|Description||Former school, built in 1897 and extended c.1899. Designed by George H. Barrowcliff for the Loughborough School Board in a mixed Renaissance Revival style. MATERIALS: Red brick with terracotta mouldings, tile roof, copper-clad cupola and spire. PLAN: A double-height central hall, with single-storey classroom ranges on three sides and a corner entrance for teachers. A smaller hall for infants was added to the SE with classrooms to one side and cloakrooms to another. EXTERIOR: The main front to Storer Road is a long single-storey red-brick classroom range with a gabled roof and eight cross-gables. The four bays at the lower end were built for the junior school in 1897 and the four bays at the higher end for the infants' school c.1899. The junior end has alternating small and large gables, while at the infants end there are two large gables in the centre with smaller ones on either side. The original C19 timber-framed windows survive. Each bay has three windows, a large mullion and transom window flanked by two smaller sashes, with the sash windows in the smaller gable bays being under the main roof. The last bay at the top end of the infants' range has only one window. There are terracotta mouldings over the windows; the ones in the smaller gables are scroll-shaped and have little cartouches with the monogram 'LSB' for Loughborough School Board. The gables have terracotta coping and hip-knobs. The end gables have terracotta pediments and scrolls at the apex and prominent chimney stacks. Behind the classroom range rises the roof of the central hall, which was re-covered in pantiles in 1990. The two gable-ends have terracotta pediments, scrolls and semi-circular mouldings. The SE gable end also has a round-arched window with hood mould. There are prominent chimney stacks at either end, the SE one with its original capping. In the centre of the roof is an octagonal wooden bell-cote with a cupola with copper fishscale tiles, surmounted by a copper-clad spire. The original heavy bell cast by John Taylor & Co. of Loughborough was removed for safety reasons and is now in the care of the Leicestershire museum service along with other school memorabilia. The Rosebery Street elevation presents an interesting composition of masses, with the gable-ends of the central hall and classroom range at the back and two classroom gable-ends in front. One of these is angled to fit the street corner and has a hip-knob and 'LSB' cartouche. Next to it, also at an angle, is a flat-roofed teachers' entrance block with a recessed doorway and boot-scraper. It has a terracotta string-course, crenellated parapet with terracotta coping, and terracotta plaques inscribed 'Rosebery Street Board Schools' and '1897'. The small toilet block added to the left of the teachers' entrance in the later C20 and the extension to the boys' entrance block on the NW side are not of interest. To the rear facing the playground is a further classroom range with four cross-gables with hip-knobs and terracotta scrolls over the windows. On the left side is the extended boy's entrance block which has a terracotta string-course, crenellated parapet with terracotta coping and a boot-scraper similar to those on the teachers' entrance. The infants' hall has two cross-gables also with hip-knobs and terracotta scrolls over the windows. The temporary classroom block and shelter in front of the infants' hall are not of interest. INTERIOR: The principal feature is the fine wooden ceiling in the central hall, which consists of square matchboarding panels laid in different directions, punctuated by ventilation panels with floriated piercework. The heavy tie-beams are supported by buttresses with ornate triple-scroll brackets and wooden braces with single brackets. The hall retains its original glazed partitions to the classrooms, with a wide moulded cornice above. The doors, architraves, clerestorey windows, chimney-piece, parquet flooring and dado are all original. The matchboarding rising from the chimney-piece to the ceiling appears to be a later addition, possibly due to changes in ventilation. The equipment store on the SE side of the hall is not of interest. The classrooms have false ceilings but retain their original roofs above. The infant's hall in a plainer style retains its original roof and mouldings as well as a glazedbrick fireplace. SUBSIDIARY FEATURES: On Rosebery Street, there are iron railings and a pair of red-brick gate piers with large terracotta ball finials and terracotta plaques inscribed 'boys' on the left and 'entrance' on the right. On George Street, there are iron railings and a pair of red-brick gate piers with large terracotta ball finials and terracotta plaques inscribed 'girls' on the left and 'infants' on the right. On the SW corner of the site, abutting No. 1 George Street, there is a further red-brick gate pier with a large terracotta ball finial. A long red-brick wall with buttresses marks the rear boundary of the playground, from Rosebery Street to George Street. At right angles to it, in the centre of the playground, there is a buttressed wall which originally divided the playground into areas for boys and girls/infants. HISTORY: Rosebery School was built for the Loughborough School Board in two successive phases. The junior school was built in 1897, the date which appears on the Rosebery Street front, and was designed to accommodate 300 boys and 300 girls. The infants' school was designed in 1899 (according to a dated plan by the architect) and was built soon after, as it appears on the 1903 Ordnance Survey map. Both phases were designed by George Harry Barrowcliff (1864-1924), who was educated at Loughborough Grammar School. He was articled to George Hodson in 1881, and commenced independent practice in Loughborough in 1888. In 1899 he formed the partnership of Barrowcliff & Allcock. Barrowcliff's design for Rosebery junior school and a floor plan were illustrated in the Building News of 24 December 1897. The school was named after the Earl of Rosebery, Prime Minister in 1894-95 and Leader of the Liberal Party until 1896. It was built to serve an area historically referred to as 'Messenger's Village', as it housed both the workers and owners of the internationally-renowned firm of Messenger & Co., which specialised in building conservatories and glasshouses. Founded by Thomas Goode Messenger in Loughborough High Street in 1858, Messenger & Co. moved its factory to Cumberland Road in 1884 and was further extended in 1895. The building of Rosebery School to the east of the factory site in 1897 is closely related to this expansion. The Conservation Area around Ashby Road and Storer Road survives as an almost complete Victorian urban community, illustrating the rapid development of Loughborough town during the latter years of the C19 and early years of the C20. The historical Ordnance Survey maps show that in 1886 the area between Ashby Road and the railway line to the north was covered in fields and groves. By 1903 a complete transformation had taken place. A row of gentlemen's villas was built along Ashby Road, and the area to the north was densely packed with streets of terraced houses, in a grid pattern largely following the outlines of the old fields. Alongside the terraced houses were a handful of larger buildings: Rosebery School, St Peter's Church and Sunday School, the Messenger factory (Midland Horticultural Works) to the west, and the Loughborough Union Workhouse to the east. The building continued in use as a school until July 2006. SOURCES:- (1) Ordnance Survey maps for 1886, 1903, 1904. (2) 'New Schools for the Loughborough School Board' (illustration), The Building News, 24 December 1897. (3) RIBA, Directory of British Architects 1834-1914 (Continuum, 2001), Vol. 1, 123. (4) Charnwood Borough Council, Ashby Road Conservation Area Character Statement (adopted November 2005). SUMMARY OF IMPORTANCE: Rosebery School was designed in two successive phases for the Loughborough School Board by George Barrowcliff. The junior school was built in 1897 and the infants' school c1899. It survives as a high-quality and intact example of a late C19 board school, with impressive massing and fine detailing both externally and internally. It retains its plan-form of single-storey classrooms around a doubleheight assembly hall. Significant features include an octagonal bell-cote with copper cupola and spire, terracotta scroll and cartouche mouldings, and a fine wooden panelled ceiling in the central hall. A number of subsidiary features survive including gate-piers with terracotta plaques indicating separate entrances for boys, girls and infants. The school occupies a prominent position in the conservation area and has added historical interest in connection with 'Messenger's Village' and the rapid development of Loughborough in the late C19.|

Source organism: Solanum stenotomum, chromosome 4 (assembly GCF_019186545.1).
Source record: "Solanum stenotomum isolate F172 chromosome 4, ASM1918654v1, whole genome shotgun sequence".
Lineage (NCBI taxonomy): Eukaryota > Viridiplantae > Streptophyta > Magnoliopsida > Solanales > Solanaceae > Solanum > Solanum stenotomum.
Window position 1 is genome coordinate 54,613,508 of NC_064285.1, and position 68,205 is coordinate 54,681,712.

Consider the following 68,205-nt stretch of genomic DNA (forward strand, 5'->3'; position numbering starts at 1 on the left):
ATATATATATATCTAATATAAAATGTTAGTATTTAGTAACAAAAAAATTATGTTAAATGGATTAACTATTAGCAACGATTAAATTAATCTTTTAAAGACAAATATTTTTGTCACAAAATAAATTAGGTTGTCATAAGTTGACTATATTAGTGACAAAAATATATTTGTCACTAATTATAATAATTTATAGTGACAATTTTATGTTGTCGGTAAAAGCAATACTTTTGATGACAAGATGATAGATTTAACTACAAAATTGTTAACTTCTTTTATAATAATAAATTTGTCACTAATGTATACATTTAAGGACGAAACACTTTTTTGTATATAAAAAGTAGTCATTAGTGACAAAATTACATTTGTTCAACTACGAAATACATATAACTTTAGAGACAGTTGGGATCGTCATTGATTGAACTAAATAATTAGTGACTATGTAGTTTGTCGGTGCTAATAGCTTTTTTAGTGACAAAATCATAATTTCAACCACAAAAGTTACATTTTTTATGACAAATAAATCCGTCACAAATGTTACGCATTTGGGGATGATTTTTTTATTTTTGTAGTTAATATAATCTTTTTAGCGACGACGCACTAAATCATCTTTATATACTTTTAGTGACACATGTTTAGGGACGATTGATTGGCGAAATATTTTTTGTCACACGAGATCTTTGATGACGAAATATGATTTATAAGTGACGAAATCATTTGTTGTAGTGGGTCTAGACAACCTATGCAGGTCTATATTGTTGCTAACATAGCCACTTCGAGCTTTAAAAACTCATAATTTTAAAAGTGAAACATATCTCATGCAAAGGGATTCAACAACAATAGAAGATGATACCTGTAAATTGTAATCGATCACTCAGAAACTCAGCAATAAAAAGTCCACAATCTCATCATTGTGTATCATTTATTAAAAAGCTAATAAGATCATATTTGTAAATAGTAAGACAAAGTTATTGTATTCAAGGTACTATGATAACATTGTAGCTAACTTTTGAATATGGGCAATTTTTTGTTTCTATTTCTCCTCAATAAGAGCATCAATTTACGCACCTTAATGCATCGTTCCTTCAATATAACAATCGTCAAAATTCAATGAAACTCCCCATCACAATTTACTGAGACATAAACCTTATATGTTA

The description above describes the salient features of the building as it was at the date of listing. It is given in order to aid identification; it is not intended to be either comprehensive or exclusive.
Statutory Listing covers all parts of the property and its curtilage, ie all internal and external elements whether described or not.